Soldiers' Graves at Vermelles.
Soldiers’ Graves at Vermelles.

To reach the Hohenzollern Redoubt and the Vermelles Trenches, the 1/5th South Staffords had a long march to pass through small colliery villages, like Cuinchy, Cambrin and Vermelles; to compound the difficulties there was a distance of a mile between the entries to the communication trenches and the assembly trenches for the Charge.  The Vermelles Trenches, too, were badly damaged with no dugouts to shelter in; soldiers had to contend with the distressing remains of dead bodies lying unburied.< www.ww1.battlefields.co.uk>

Edward James Montague-Wortley.
Edward James Montague-Wortley.

Sir Stewart Wortley (C.O. Staffordshire Regt) warned that the area was not suitable for the ‘Big Push’ attack and would cause ‘useless slaughter of infantry’.  Tragically his warnings were ignored, as they were again at Gommecourt, Battle of Somme 1st July 1916.

The Long Long Trail: The British Army of 1914-1918 is a must for family historians who wish to gain an insight into why this plan was put into action and what their relatives were expected to do on those three days in October, a hundred years ago.  InFrance & Flanders & the Western Front : The Battle of Loosthere is a comprehensive account of the background history of the Battle and of relations between the French and British Generals.  Especially interesting is the section Loos Lessons Learned or Not’ giving a list of reasons  why the Battle failed despite initial success. It too makes tragic comparison with what was to happen on 1st July 1916, the Battle of the Somme, when the same mistakes were made.

Another View of Tower Bridge, Loos.
Another View of Tower Bridge, Loos.

Andrew Thornton’s website: Staffordshire Territorials and Assault on Hohenzollern. ‘We had done all that was expected of us, does great service with its comprehensive and vivid description of the Battle of Loos & Hohenzollern Redoubt.  <www.hellfirecorner.co.uk  >.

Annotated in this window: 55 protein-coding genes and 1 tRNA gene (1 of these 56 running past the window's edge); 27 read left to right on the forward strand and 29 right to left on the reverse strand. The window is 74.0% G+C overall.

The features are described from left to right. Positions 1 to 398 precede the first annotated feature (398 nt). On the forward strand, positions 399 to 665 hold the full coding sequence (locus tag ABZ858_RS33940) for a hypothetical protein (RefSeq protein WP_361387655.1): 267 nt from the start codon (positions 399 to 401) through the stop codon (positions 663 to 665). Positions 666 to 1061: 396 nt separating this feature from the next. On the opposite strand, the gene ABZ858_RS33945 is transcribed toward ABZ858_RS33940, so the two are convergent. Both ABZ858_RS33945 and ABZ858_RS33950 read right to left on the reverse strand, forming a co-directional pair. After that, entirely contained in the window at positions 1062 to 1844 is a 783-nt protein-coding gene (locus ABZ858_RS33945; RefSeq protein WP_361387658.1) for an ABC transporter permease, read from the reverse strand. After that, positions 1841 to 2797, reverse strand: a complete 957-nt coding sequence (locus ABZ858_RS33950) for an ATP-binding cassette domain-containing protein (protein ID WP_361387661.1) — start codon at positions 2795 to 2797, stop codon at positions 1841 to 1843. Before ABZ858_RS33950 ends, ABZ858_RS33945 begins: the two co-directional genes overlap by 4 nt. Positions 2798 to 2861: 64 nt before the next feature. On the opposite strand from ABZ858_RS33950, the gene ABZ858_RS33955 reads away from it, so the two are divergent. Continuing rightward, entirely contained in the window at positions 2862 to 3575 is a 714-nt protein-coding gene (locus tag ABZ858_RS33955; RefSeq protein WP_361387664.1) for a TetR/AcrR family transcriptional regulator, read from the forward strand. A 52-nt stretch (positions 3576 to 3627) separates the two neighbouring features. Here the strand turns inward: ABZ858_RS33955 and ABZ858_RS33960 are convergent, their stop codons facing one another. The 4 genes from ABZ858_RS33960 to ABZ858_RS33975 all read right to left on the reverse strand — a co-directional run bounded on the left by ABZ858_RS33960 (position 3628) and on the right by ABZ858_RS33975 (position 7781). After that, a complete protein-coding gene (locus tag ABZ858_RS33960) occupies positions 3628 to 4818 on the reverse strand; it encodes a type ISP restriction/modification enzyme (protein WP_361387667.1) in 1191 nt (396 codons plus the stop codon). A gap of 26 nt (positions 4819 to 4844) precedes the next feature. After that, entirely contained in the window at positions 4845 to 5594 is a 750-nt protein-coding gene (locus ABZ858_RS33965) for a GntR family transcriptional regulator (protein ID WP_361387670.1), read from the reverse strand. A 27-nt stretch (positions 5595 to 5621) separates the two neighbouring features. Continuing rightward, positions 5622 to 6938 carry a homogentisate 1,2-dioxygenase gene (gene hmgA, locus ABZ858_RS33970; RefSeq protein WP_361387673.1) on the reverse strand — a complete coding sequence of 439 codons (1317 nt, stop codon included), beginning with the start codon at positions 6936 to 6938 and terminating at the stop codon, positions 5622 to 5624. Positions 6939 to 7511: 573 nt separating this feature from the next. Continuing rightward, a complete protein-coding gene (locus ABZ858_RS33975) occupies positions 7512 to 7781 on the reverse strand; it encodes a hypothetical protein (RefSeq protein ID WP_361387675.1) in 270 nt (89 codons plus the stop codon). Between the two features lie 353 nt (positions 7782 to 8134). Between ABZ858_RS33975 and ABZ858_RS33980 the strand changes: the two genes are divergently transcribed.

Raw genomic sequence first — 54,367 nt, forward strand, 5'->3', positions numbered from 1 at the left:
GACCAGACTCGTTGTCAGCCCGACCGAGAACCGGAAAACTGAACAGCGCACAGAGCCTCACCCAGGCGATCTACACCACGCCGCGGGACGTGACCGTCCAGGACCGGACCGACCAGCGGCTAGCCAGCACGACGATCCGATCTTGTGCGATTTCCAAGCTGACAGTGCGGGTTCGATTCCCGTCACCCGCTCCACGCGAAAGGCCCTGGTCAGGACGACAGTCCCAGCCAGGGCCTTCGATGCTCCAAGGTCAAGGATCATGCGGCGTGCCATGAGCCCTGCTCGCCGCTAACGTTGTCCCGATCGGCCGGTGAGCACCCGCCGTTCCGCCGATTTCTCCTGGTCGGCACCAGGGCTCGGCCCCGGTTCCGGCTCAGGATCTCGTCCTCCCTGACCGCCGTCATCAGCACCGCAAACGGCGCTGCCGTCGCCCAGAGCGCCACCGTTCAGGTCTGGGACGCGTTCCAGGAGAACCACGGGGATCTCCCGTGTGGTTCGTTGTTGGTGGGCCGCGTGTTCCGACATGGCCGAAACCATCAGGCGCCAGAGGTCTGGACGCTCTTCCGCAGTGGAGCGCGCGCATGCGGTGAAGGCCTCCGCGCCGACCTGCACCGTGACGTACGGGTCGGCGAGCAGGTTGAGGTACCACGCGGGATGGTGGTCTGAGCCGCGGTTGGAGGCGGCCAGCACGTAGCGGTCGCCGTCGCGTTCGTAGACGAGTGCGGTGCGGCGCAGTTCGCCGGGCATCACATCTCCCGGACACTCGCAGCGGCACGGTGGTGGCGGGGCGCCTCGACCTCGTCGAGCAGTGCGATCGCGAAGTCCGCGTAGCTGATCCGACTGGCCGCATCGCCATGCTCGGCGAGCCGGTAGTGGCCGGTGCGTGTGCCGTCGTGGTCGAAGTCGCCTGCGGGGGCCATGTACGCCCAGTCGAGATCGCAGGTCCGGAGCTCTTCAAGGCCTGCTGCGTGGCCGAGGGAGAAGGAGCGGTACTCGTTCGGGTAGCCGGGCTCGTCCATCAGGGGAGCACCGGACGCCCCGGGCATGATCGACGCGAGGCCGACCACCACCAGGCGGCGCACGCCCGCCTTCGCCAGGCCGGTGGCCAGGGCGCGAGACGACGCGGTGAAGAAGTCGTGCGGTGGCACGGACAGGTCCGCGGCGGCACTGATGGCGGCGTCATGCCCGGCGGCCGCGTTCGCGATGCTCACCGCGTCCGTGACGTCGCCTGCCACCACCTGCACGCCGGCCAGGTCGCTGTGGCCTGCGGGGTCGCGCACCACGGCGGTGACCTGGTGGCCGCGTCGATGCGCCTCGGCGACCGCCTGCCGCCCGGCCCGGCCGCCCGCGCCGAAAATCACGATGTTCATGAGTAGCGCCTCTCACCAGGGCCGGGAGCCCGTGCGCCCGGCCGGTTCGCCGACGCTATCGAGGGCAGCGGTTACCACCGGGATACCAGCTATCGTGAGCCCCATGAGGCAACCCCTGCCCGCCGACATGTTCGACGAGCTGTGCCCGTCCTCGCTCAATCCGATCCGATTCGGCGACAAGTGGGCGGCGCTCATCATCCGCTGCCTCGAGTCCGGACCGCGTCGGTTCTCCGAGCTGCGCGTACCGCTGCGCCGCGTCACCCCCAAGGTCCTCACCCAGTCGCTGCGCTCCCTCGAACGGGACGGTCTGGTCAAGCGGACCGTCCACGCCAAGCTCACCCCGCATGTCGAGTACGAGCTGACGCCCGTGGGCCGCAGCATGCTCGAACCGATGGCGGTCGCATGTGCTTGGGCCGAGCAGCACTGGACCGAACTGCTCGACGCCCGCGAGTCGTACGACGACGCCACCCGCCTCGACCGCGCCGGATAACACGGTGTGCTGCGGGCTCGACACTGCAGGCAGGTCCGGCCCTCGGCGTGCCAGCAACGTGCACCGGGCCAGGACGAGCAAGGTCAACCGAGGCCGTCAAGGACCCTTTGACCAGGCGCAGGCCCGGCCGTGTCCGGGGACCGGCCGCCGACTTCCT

From this website we learn that the troops were given 3 days rations, carried 220 pounds of ammunition, (Bombing Parties carried only 100 pounds of ammunition).  They were to carry great coats on their backs instead of packsThey also carried 3 empty sandbags, and two smoke helmets.

GAS MASK DRAWING: Pte BERTIE HIBBETT Dec.1915.
GAS MASK / SMOKE HELMET.  DRAWING: Pte BERTIE HIBBETT.  Dec.1915.

NB. My father was training to throw hand-grenade bombs before he left for Hospital in Rouen).

Andrew Thornton’s selection from diaries and letters, of individual soldiers’ eyewitness accounts and reactions to the Battle, provides moving  insight into their horrific experiences and why the attack failed.

Robert Graves’ ‘Goodbye to All That contains eyewitness descriptions of the mining villages and experiences of individual soldiers. He himself was billeted in Vermelles in June 1915.

These excellent websites and many others help to give the What ? and the Why? to the Battle of Loos Hohenzollern Redoubt and make the 1/5th South Staffordshire War Diary come alive. The more I read of this Battle the more I wonder how my uncle, Corporal Sydney Hibbett and his QMS Walsall pals could possibly have survived  it – many 1/5th Staffords did not.  In the first few minutes, 3,643  were killed or wounded. (See Casualty List in previous Post).

Above all, my reading of those three days in October 1915, makes me wonder about my own existence  – and that of my brother & sisters – for  my father arrived from Hospital in Rouen too late.  Otherwise he would, with the rest of ‘A’ Company, have been in the thick of this hell.

NEXT POST: 15th Oct. 1915.  The Finest March Past I ever saw.